1 If a prophet or a dreamer of dreams arises among you and gives you a sign or a wonder, 2 and the sign or wonder that he tells you comes to pass, and if he says, ‘Let us go after other gods,’ which you have not known, ‘and let us serve them,’ 3 you shall not listen to the words of that prophet or that dreamer of dreams. . . .

Yahweh was thus NOT the source of the sign or revelation despite the fact that both were real. Consequently, the problem wasn’t the genuineness of the sign or revelation. Instead, the problem was the prophet or dreamer, for along with the sign and revelatory word came false teaching: “Let us go after other gods . . . and let us serve them.” In other words, the issue was doctrine. 

That this is the case is confirmed elsewhere in the chapter. The nature of the problematic “let us go after other gods” Yahweh tells his people to reject is discerned by noting what Yahweh wanted affirmed: “You shall walk after the LORD your God and fear him and keep his commandments and obey his voice” (Deut 13:4). Israel was not to “leave the way in which the LORD your God commanded [them] to walk” (Deut 13:5).

The context for these “commandments”, “obeying God’s voice”, and “walking in the way” is, not surprisingly, the revelation at Sinai. In Deuteronomy the scene of the giving of the Law is found in Deuteronomy 5. That more than the Ten Commandments is in view is seen by taking note of Deut 5:28-33, verses that follow the enumeration of the Ten Commandments:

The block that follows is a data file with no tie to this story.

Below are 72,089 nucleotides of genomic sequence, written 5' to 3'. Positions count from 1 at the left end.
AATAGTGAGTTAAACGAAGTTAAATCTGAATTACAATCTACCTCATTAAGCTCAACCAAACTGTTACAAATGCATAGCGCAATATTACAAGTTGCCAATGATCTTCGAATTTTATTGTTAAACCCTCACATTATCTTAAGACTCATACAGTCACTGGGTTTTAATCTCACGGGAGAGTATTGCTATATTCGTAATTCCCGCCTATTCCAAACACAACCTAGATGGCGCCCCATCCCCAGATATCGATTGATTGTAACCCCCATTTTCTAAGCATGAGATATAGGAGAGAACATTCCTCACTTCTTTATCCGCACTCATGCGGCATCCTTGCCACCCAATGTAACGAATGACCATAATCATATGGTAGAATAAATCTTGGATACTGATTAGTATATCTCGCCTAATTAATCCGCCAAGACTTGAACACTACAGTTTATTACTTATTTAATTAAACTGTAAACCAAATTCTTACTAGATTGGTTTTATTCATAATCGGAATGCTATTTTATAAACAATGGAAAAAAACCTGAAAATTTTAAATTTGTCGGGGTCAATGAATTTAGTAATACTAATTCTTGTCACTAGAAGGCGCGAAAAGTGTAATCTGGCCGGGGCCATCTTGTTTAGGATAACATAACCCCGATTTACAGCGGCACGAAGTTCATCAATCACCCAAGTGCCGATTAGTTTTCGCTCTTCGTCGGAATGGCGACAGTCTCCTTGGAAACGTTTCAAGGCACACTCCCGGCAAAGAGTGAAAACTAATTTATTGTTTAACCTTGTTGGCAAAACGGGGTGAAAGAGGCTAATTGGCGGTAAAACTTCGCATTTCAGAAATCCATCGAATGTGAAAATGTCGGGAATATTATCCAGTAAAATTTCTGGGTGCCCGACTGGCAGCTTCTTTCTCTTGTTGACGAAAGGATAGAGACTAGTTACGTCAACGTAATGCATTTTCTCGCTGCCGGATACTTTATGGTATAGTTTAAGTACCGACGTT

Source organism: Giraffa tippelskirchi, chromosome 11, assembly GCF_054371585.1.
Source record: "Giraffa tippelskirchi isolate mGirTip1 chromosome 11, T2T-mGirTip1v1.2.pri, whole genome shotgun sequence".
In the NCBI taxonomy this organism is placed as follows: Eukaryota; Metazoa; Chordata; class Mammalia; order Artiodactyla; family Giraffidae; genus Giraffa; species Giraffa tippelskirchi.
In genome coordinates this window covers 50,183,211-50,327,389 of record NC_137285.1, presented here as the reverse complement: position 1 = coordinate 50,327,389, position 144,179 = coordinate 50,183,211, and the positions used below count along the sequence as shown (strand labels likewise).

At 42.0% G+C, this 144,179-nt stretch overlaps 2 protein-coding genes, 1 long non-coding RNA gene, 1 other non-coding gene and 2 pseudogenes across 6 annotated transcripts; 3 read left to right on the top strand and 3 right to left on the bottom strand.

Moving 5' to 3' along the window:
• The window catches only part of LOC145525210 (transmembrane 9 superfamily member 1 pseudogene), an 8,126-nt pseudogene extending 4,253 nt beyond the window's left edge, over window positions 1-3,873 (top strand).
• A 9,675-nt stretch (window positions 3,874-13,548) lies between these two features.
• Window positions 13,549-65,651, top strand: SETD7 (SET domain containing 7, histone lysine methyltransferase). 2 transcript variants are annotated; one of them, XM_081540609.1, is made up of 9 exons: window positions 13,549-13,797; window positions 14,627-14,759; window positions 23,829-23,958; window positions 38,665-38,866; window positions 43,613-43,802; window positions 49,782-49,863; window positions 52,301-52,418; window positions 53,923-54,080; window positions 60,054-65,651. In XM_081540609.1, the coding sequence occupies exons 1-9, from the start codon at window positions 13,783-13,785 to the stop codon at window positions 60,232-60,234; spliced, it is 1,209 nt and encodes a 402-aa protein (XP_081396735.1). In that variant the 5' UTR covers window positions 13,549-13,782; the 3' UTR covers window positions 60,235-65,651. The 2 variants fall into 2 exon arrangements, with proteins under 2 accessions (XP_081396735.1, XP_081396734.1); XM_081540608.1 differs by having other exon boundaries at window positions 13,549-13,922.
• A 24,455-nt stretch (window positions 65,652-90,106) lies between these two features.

28 “And the LORD heard your words, when you spoke to me. And the LORD said to me, ‘I have heard the words of this people, which they have spoken to you. They are right in all that they have spoken. 29 Oh that they had such a heart as this always, to fear me and to keep all my commandments, that it might go well with them and with their descendants forever! 30 Go and say to them, “Return to your tents.” 31 But you, stand here by me, and I will tell you the whole commandment and the statutes and the rules that you shall teach them, that they may do them in the land that I am giving them to possess.’ 32 You shall be careful therefore to do as the LORD your God has commanded you. You shall not turn aside to the right hand or to the left. 33 You shall walk in all the way that the LORD your God has commanded you, that you may live, and that it may go well with you, and that you may live long in the land that you shall possess.

The language here is obviously (and intentionally) drawn upon in Deut 13:4-5. In a nutshell, if the wonder-working prophet or dreamer of dreams married the sign or revelation with anything contrary to what God had commanded for Israel, he or she was to be rejected and … worse … put to death (Deut 13:5).

This last part that ought to get the attention of modern-day prophets and revelation-dispensers — and those who listen to them. In my experience, a lot of Bible students know Deut 18:22 (cp. Jer 23:23-32), where we are told that if a prophet (same word: nāḇîʾ) predicts something that doesn’t come to pass, he or she is to be rejected as a true prophet of Yahweh:

22 when a prophet speaks in the name of the LORD, if the word does not come to pass or come true, that is a word that the LORD has not spoken; the prophet has spoken it presumptuously. You need not be afraid of him.